Cover image for The phantom blooper
The phantom blooper
Hasford, Gustav.
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New York : Bantam Books, 1990.
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Reviews 2

Booklist Review

In this sequel to The Short-Timers (Bantam, 1987), upon which the movie Full Metal Jacket was based, James ("Joker") Davis is still trying to survive the Vietnam War. For Joker, being a marine is to stand tall, lean, and mean, to train new recruits to become killers, and to never question what you're dying for. In pursuit of the legendary Phantom Blooper, supposedly a marine who joined the Vietcong, Joker is taken prisoner yet comes to feel for the land his buddies are destroying. Returned to the U.S., Joker faces hatred toward antiwar vets, among whom he counts himself, and misses Vietnam. Joker knows firsthand that "we drop bombs bigger than Volkswagens onto barefoot peasants twelve thousand miles from home and call it self-defense." Using irony, surrealism, and dark comedy, Hasford transcends the marine-turned-cynic formula and raises unsettling questions about a war we want to forget. --Danny Rochman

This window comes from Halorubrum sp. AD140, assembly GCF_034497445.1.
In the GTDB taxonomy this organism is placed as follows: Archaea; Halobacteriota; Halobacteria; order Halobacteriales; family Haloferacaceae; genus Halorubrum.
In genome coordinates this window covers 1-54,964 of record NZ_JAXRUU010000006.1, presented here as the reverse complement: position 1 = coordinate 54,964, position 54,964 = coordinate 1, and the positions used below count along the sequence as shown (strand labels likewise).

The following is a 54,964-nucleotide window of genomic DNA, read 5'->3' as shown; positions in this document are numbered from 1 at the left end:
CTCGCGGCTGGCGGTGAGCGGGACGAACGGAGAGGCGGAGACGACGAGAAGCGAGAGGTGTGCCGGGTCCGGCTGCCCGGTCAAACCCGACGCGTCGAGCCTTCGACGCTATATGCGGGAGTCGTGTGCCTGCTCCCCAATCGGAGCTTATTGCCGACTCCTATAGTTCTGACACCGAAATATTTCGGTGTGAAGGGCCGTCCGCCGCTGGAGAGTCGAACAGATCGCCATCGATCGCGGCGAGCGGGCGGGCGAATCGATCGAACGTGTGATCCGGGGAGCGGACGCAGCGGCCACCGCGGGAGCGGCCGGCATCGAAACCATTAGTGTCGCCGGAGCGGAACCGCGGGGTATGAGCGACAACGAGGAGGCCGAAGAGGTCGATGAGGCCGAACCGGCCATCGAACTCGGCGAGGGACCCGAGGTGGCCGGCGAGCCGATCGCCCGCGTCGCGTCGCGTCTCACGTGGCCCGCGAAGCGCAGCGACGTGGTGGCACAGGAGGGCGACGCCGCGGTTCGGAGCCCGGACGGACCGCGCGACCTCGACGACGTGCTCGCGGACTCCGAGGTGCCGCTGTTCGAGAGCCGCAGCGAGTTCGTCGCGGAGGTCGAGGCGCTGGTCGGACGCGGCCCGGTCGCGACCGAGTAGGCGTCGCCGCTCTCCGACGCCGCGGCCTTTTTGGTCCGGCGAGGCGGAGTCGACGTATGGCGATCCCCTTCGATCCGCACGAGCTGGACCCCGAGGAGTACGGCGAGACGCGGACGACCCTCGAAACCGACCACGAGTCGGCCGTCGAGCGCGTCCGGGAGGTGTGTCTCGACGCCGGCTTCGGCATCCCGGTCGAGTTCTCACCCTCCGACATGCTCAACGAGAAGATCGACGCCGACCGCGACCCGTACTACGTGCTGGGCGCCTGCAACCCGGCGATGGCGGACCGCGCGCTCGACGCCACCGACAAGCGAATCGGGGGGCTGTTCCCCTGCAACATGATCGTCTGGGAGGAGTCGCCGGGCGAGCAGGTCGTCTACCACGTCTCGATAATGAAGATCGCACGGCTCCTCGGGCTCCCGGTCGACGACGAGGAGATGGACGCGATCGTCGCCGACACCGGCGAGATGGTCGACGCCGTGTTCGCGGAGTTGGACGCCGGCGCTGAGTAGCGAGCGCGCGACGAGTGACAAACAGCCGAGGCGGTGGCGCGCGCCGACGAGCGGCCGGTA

Choice Review

A sequel to The Short-Timers (1979), continuing the narration of the Joker, a US Marine during the Vietnam War. The blooper of the title, an M-79 grenade launcher, refers ultimately to "our collective bad consciences," and is represented as a Marine defector. Joker himself becomes this renegade after his favorable experiences as a Vietnam prisoner of war in a small village in North Vietnam. Through Joker's narrative, the author, a combat correspondent, advances the thesis that Vietnam veterans were betrayed by their country and that America, in losing touch with the land, has lost touch with reality. Excessive moralizing at the close by the sardonic protagonist and heavy-handed manipulation of character and plot to serve the thesis undermine the effect of the author's rhetoric and create a reductive narrative. For specialized collections desiring complete representation of Vietnam War fiction. -J. M. Sabre, Pennsylvania State University, University Park Campus